Last month, President Trump signed H.R. 601 into law, providing $15.25 billion in disaster relief for victims of Hurricane Harvey. Of the amount, $7.4 billion goes to the Federal Emergency Management Agency (FEMA) to help meet immediate needs, and $450 million to the Small Business Administration (SBA) for disaster-relief loans. The remaining $7.4 billion goes to the Department of Housing and Urban Development (HUD) Community Development Block Grant Disaster Recovery (CDBG-DR) program for disaster relief and long-term recovery. This blog will explain what the CDBG-DR program is and how funds will be allocated and administered to disaster impacted communities.
After a major disaster, Congress may appropriate disaster recovery funds through the CDBG-DR program. CDBG-DR funds are considered separate from the annual allocations provided under the broader CDBG program, but HUD administers the CDBG-DR program through CDBG’s statutory and regulatory framework. CDBG is a popular federal program that provides flexible annual grants to states and local governments to help meet their community development needs (e.g., housing, infrastructure repair, public services, job creation). CDBG activities are initiated and developed at the local level with community input, and principally benefit low- and moderate-income (LMI) persons.
CDBG-DR dollars are only available to directly states and local governments located in major disaster declared areas; individuals, communities, and organizations cannot apply to HUD for funds. Eligible CDBG-DR activities generally fall into the broad categories of economic revitalization, restoration of infrastructure, and housing (which may include the rehabilitation of public housing units) in the most impacted and distressed areas. CDBG-DR funds cannot duplicate other disaster assistance (e.g., FEMA, the Army Corps of Engineers) available to impacted communities and their residents.
CDBG-DR is allocated through a formula that considers each community’s unmet recovery needs and capacity to administer disaster funds. The allocation method and grant awards are published by HUD through a Federal Register notice. This notice lays out the program rules, including eligible recovery activities, program requirements, and any waivers and alternative requirements. Notably, HUD can waive, or specify alternative requirements for, most of the program’s governing statutes and regulations. This allows the Department to tailor the CDBG program to the specific needs of each major disaster recovery effort. HUD typically takes two to three months after disaster funds are appropriated to publish a CDBG-DR notice.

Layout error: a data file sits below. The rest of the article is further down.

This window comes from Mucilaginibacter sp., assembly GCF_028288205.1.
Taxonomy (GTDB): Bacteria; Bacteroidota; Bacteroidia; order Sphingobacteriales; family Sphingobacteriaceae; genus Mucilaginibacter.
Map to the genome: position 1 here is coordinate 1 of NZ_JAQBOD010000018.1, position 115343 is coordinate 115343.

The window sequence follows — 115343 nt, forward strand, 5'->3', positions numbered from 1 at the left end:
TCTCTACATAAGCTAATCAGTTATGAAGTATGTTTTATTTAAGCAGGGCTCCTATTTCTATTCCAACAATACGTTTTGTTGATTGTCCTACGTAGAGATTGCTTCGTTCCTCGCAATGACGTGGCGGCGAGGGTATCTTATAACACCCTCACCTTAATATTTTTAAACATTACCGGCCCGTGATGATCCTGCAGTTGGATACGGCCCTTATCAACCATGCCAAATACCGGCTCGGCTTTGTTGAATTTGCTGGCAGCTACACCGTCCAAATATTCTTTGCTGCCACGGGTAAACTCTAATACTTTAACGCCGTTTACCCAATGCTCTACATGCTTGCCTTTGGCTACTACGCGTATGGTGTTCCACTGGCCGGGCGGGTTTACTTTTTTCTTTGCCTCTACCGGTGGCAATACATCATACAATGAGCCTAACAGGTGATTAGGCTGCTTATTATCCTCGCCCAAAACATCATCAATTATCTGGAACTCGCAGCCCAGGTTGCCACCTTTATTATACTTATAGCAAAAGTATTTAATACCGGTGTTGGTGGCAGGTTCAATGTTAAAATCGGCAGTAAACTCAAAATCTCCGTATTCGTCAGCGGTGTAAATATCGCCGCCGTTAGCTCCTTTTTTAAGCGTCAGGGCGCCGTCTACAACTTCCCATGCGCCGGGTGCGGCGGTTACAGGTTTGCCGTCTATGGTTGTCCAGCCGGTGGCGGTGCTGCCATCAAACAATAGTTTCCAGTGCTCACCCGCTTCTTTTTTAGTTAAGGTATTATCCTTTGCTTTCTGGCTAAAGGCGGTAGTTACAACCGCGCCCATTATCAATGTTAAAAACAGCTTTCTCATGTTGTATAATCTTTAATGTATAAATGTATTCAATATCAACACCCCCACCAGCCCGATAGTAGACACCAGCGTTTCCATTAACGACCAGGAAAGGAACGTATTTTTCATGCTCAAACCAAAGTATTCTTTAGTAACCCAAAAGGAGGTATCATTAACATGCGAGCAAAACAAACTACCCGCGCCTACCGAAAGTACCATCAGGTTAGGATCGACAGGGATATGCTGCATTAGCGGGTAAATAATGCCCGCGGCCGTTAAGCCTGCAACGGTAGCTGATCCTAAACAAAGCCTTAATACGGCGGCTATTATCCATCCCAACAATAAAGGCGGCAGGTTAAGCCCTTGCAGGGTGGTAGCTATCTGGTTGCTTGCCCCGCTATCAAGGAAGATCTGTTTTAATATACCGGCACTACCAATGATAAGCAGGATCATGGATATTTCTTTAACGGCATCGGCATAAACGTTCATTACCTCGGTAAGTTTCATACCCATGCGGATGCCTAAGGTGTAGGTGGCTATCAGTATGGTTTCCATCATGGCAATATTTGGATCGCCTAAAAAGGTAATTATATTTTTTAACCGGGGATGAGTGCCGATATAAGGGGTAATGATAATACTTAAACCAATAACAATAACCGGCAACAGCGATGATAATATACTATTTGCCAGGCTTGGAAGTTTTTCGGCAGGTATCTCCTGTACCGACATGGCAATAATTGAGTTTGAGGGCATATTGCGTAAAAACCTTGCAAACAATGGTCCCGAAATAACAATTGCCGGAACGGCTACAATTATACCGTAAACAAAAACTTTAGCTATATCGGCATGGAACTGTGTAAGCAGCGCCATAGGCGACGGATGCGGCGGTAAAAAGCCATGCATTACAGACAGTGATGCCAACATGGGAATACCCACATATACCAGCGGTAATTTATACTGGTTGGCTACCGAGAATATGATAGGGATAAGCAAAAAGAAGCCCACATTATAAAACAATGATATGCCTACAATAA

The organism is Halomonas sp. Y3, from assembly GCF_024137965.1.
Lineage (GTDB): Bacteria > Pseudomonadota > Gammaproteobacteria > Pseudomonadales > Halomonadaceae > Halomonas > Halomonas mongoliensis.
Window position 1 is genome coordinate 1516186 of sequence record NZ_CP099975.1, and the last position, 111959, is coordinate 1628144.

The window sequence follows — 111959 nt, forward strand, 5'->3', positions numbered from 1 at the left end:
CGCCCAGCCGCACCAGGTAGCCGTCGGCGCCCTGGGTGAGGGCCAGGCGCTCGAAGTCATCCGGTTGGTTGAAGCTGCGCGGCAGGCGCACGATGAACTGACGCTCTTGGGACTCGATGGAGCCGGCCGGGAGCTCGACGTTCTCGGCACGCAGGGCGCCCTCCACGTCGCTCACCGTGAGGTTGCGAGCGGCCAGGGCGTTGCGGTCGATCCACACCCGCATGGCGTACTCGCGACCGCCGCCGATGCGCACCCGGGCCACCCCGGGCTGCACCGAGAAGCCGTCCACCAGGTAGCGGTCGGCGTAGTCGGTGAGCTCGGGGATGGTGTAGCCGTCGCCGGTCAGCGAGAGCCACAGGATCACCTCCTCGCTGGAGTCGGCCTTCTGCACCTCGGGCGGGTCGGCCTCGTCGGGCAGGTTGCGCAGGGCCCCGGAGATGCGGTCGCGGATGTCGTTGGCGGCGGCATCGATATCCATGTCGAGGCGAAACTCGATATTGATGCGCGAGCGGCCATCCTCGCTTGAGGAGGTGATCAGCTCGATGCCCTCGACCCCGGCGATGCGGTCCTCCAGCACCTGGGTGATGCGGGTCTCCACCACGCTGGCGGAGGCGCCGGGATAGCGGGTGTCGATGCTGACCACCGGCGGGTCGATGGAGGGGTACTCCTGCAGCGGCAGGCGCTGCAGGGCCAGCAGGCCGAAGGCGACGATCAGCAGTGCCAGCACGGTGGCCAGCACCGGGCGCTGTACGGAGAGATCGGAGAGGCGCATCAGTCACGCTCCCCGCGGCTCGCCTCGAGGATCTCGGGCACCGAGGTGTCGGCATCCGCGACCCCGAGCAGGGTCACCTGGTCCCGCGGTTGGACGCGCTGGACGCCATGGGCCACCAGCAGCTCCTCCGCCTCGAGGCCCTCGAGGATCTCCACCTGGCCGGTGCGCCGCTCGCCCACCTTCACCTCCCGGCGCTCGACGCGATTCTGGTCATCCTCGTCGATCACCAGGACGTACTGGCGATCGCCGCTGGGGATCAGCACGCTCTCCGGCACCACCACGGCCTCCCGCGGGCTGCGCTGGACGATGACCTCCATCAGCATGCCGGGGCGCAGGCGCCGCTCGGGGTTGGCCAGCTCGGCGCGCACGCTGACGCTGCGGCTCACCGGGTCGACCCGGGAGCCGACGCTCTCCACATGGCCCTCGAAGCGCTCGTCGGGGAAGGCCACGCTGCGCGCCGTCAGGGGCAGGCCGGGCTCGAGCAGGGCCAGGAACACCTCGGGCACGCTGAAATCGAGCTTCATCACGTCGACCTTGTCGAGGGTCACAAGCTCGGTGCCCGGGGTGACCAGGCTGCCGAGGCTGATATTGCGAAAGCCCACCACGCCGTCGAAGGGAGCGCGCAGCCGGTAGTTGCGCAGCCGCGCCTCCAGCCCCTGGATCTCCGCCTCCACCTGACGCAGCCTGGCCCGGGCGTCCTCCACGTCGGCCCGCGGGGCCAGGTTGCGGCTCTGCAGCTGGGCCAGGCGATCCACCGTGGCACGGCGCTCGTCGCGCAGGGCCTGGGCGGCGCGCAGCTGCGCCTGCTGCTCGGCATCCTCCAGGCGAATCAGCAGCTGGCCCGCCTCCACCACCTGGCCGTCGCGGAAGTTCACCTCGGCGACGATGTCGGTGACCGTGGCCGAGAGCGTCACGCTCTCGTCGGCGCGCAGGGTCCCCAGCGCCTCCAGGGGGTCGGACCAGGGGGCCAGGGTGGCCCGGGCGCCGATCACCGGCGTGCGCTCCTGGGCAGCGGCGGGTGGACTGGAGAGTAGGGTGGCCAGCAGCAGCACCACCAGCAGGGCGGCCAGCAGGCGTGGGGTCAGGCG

CDBG-DR grantees must engage in citizen participation activities throughout the grant life-cycle. In order to receive funds, an Action Plan detailing the proposed use of disaster funds must be drafted, published for public comment, and submitted to HUD for approval. Affordable housing stakeholders in affected areas should engage and participate in this planning process, which allows the public to give input on how disaster funds are spent locally.
Historically, CDBG-DR has been a primary federal resource for communities to rebuild after a natural disaster. Since 1993, Congress has approved over $50 billion in CDBG-DR funds. Most are unaware of HUD’s important role of managing disaster recovery across the country. Unfortunately, the Trump Administration’s recent proposal to eliminate the CDBG program entirely would circumvent HUD’s ability to effectively deploy disaster recovery dollars to communities in need.
Much more will be needed to address the destruction caused by hurricanes Irma and Marie. When H.R. 601 was made law, Irma was on a path towards the U.S. and just making landfall in the Bahamas. While appropriation language allows funds to go towards all major disasters declared in 2017, the $15 billion will be largely taken up by victims of hurricanes Harvey and Irma; additional funding is needed to address the humanitarian crises in Puerto Rico and U.S. Virgin Islands, while still continuing the recovery efforts in Texas, Louisiana, and Florida.
On October 4, the White House formally requested $29 billion in additional disaster relief, which would provide almost $13 billion for FEMA, $16 billion for the National Flood Insurance Program, and over $576 million for wildfire suppression.